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myths
sky stories
Games
Dances
Music
You are visiting Myths, Legends, Stories, Games, Dance and Music of the Chumash Indians

 

        


:: MYTHS ::

Stories, myths, and legends are a universal characteristic of human cultures. They were passed on verbally from one generation to the next for thousands of years before the advent of written language. Tales were told around the fire in the evening for entertainment, and in the process they also served to teach children the social standards and history of the group. Some were adventure stories, some were funny and others were explanations of natural phenomena and features of the environment. Many of the most interesting and beautiful Indian legends are about the sky.

:: Chumash Sky Stories ::

The Sparks of The Sun

The Sun carries a torch of tightly rolled bark to light the world. After his daily journey across the sky, he snaps his torch to throw sparks which are the stars.

The Boys Who turned to Geese The boys who turned to geese

Long ago, when animals were people, there was a little boy whose mother and stepfather wouldn't give him anything to eat, though they had plenty for themselves. So the boy went off to find his own food and met another boy who was also abandoned. Raccoon came along, felt sorry for the two boys, and helped them dig roots to eat. In the next few days, five more hungry abandoned boys came by, and they all went to stay with Raccoon in the temescal (sweathouse). Finally they decided to go north and take Raccoon with them. So they sprinkled themselves with goose down and sang songs. For three days they went around the temescal, singing and rising higher and higher off the ground. But Raccoon couldn't fly even though he was covered with goose down. All the mothers came to see the boys and begged them to come down, but they refused. They all turned into geese and flew away to the north, to become the seven stars we call the Pleiades. And when geese cry, they sound just like a little boy.

The Three Worlds

phases of the moon The Middle World

There is this world in which we live, but there is also one above us and one below us. There are two serpents that hold our world up from below. When they are tired they move, and that causes earthquakes. The World above is sustained by the great eagle. He never moves, he is always in the same spot. When he gets tired of sustaining the upper world, he stretches his wings a little, and this causes the phases of the moon. When there is an eclipse of the moon it is because his wings cover it completely. And the water in the springs and streams of this earth is the urine of the many frogs who live in it.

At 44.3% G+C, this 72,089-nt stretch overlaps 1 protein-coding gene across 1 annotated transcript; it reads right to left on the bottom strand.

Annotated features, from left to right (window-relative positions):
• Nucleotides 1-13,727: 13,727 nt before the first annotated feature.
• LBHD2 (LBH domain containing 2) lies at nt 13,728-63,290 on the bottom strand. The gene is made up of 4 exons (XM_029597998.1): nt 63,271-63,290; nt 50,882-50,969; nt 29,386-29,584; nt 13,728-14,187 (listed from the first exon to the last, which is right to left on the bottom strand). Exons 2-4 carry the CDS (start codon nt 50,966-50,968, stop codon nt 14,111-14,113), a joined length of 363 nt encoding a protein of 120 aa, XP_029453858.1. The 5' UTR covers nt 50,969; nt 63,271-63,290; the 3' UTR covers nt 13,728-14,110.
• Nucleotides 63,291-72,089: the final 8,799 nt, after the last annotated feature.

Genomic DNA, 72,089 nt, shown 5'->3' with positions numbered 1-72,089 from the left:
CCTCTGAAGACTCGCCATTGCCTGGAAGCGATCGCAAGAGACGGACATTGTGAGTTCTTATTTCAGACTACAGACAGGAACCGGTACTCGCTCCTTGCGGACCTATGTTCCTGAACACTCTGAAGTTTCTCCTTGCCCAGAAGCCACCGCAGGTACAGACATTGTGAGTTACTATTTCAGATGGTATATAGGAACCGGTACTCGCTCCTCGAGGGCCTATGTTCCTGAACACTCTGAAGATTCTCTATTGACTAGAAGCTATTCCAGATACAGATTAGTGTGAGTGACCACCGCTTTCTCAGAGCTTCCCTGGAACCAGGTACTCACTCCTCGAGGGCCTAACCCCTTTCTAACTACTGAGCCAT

Thunder and Lightning

Thunder and Lightning

There are two brothers who live in the upper world. They sometimes play the hoop-and pole game. One rolls the hoop and the other runs after it and tries to pierce it with his pole. That is what causes thunder. Also they can throw a light they have to make lightning, and when it hits the ground it makes flint.

Thunder Makes Zaca Lake

Zaca Lake was formed when Thunder sat down there and made a great hole in the earth. There was once a village there, and one day, a man saw Thunder and said insulting things to him. The rest of the people ran away in fear, and when they looked back, the man was gone and there was water where Thunder had sat down.

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:: GAMES ::

The Chumash had two types of games: games that required skill to play, and games of chance. They often gambled on the outcome. Each village had a special area, called malamtepupi, where games were played. The ground there was made level and smooth, and a low wall surrounded the playing area.

Hoop and Pole Game

Hoop and Pole or payas, was very popular among Chumash boys and young men. A ring or hoop made from a willow twig wrapped in buckskin, about four or five inches in diameter, was rolled along the ground in a straight line. To one side and about twelve feet away, the player armed with a six-foot long wooden spear waited for the ring to roll by. At the proper time he would throw the spear, aiming for the center of the ring. Spearing the ring was worth one point. There could be two or more players, and when one of them had twelve points, the game was over. A variation of this game was to shoot an arrow through the ring as it rolled past.

Peon